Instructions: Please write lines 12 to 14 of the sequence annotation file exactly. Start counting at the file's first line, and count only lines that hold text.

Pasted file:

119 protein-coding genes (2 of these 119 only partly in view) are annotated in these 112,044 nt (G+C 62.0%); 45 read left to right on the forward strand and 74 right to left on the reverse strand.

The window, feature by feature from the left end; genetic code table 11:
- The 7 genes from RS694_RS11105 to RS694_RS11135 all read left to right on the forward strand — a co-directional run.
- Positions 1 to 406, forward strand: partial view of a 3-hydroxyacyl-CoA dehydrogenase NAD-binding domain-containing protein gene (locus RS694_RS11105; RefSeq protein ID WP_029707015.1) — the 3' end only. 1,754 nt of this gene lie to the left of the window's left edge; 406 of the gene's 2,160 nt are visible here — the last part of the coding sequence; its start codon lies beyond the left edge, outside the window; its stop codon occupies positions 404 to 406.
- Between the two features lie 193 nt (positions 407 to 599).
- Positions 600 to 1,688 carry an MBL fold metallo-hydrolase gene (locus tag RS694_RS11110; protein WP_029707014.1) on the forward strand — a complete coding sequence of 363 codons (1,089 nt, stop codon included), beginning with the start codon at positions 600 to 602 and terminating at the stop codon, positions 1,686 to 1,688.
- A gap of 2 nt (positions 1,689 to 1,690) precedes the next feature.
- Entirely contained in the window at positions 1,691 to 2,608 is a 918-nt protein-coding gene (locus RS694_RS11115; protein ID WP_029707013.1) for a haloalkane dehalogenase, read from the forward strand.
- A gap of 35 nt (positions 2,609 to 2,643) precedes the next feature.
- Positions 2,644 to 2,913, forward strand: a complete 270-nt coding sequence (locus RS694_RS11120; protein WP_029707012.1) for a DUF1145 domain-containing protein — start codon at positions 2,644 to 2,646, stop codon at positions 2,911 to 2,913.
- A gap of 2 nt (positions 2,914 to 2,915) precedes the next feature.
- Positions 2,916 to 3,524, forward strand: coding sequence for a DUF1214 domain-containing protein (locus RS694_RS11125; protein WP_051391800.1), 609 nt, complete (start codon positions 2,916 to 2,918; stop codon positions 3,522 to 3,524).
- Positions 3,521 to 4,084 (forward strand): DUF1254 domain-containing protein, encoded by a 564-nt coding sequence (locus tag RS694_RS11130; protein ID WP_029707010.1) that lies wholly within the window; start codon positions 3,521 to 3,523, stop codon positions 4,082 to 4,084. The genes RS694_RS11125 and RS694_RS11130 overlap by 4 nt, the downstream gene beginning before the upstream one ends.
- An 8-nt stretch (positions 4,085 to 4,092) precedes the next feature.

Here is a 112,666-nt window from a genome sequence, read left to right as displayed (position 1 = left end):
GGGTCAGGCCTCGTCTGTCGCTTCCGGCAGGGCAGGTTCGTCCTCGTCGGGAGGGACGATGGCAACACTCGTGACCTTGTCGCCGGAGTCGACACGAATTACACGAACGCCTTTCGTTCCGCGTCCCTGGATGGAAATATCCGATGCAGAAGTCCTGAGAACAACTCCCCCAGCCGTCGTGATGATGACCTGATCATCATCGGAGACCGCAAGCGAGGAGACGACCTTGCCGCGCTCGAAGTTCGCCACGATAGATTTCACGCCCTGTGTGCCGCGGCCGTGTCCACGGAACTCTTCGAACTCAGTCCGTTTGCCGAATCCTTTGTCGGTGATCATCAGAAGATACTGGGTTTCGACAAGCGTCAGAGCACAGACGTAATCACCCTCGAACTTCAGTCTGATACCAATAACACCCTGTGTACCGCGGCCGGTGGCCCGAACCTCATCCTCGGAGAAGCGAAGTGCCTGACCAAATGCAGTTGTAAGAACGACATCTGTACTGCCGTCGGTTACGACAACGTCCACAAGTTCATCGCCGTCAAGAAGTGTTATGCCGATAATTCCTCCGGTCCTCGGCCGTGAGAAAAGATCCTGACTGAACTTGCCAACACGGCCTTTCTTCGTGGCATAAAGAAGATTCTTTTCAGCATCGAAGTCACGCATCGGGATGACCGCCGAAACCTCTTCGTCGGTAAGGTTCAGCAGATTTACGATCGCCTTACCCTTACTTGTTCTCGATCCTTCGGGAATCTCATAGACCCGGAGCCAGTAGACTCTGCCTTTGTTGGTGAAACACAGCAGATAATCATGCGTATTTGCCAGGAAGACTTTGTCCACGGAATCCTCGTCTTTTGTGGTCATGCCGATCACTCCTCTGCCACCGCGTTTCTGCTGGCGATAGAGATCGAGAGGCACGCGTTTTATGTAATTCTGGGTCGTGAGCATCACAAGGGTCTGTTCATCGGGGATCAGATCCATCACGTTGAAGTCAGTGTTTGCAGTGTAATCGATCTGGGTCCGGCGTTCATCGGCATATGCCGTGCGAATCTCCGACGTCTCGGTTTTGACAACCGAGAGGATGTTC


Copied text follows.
- Positions 2,916 to 3,524, forward strand: coding sequence for a DUF1214 domain-containing protein (locus RS694_RS11125; protein WP_051391800.1), 609 nt, complete (start codon positions 2,916 to 2,918; stop codon positions 3,522 to 3,524).
- Positions 3,521 to 4,084 (forward strand): DUF1254 domain-containing protein, encoded by a 564-nt coding sequence (locus tag RS694_RS11130; protein ID WP_029707010.1) that lies wholly within the window; start codon positions 3,521 to 3,523, stop codon positions 4,082 to 4,084. The genes RS694_RS11125 and RS694_RS11130 overlap by 4 nt, the downstream gene beginning before the upstream one ends.
- An 8-nt stretch (positions 4,085 to 4,092) precedes the next feature.